Musically speaking, "Letter From an Occupant" is simple, blaring, repetitive and snarly. Much of it is too noisy for detail, the bridge is downright cacophonous, and the ooh-ing second-halves of the choruses may well strike you as cloying or silly. It doesn't make a bit of difference whether you think the thing plods like a mastodon on the verge of heatstroke, though. Neko Case wants the mastodon to fly, and she will pick the mangy beast up by its ears and whirl it around her head, if that's what it takes. She sings like she's performing a national anthem from orbit, and there's not really anywhere to hide.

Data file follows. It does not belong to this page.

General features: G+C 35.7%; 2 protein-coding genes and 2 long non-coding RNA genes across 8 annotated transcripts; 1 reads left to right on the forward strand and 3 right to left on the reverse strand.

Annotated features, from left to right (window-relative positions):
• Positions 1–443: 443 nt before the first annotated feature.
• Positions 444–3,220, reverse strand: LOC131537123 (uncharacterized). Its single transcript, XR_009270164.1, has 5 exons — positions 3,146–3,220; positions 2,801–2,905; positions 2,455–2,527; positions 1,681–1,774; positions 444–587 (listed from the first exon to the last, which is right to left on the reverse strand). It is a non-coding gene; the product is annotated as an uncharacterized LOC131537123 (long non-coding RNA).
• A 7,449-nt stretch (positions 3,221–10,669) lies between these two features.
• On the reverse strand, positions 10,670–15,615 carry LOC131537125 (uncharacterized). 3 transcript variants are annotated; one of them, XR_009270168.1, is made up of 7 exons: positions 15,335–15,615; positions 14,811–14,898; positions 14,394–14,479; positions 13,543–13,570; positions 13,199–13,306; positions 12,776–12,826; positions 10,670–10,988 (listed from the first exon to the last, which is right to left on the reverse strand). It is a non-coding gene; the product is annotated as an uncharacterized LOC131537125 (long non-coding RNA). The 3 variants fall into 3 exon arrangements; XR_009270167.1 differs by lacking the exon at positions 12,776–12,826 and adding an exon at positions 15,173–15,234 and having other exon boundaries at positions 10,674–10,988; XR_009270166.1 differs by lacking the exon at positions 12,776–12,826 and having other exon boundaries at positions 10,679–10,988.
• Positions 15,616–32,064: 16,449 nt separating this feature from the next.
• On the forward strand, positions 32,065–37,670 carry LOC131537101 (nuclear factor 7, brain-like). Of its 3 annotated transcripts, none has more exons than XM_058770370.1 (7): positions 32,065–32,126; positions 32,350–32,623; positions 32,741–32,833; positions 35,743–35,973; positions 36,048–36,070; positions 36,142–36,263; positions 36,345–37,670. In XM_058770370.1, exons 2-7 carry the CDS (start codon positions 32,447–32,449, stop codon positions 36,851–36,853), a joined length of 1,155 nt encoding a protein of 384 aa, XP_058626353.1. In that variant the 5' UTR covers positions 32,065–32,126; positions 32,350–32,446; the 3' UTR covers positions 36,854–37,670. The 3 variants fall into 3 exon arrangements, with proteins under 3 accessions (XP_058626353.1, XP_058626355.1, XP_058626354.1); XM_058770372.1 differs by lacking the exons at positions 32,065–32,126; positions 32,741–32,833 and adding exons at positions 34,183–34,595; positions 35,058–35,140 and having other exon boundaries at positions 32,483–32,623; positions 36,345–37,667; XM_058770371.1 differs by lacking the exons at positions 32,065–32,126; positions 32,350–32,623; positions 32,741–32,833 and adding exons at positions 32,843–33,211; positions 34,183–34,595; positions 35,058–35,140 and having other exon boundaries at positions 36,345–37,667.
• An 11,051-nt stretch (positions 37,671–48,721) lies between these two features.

If "Letter From an Occupant" is irresistible, "The Laws Have Changed" is as immanent as celestial mechanics. This time they've written music that Neko doesn't have to beat a new nature into, a galloping, wheezing, loud-soft-loud anthem for runaway calliopes, with eyes-rolled-back falsetto backing-vocals behind Neko, and one of the male singers getting in front of her just long enough that you notice how happy you are when she elbows him out of the way again. This is where Guided by Voices and the Go-Go's would have collided, or Cheap Trick and Sleater-Kinney. You'll want to sing along, until you realize you don't know quite what they're saying most of the time. So you work out something that seems about right ("Phero-wa!-mone microphones"?), and try again, except this time you realize that when you sing as loud as the song makes you want to, you can't hear Neko anymore, which is wildly unacceptable. So you shut up again, and whimper along with the guitars in helpless awe, with a desperate buzz in your scalp pleading that this time the flying mastodon will turn out to be you.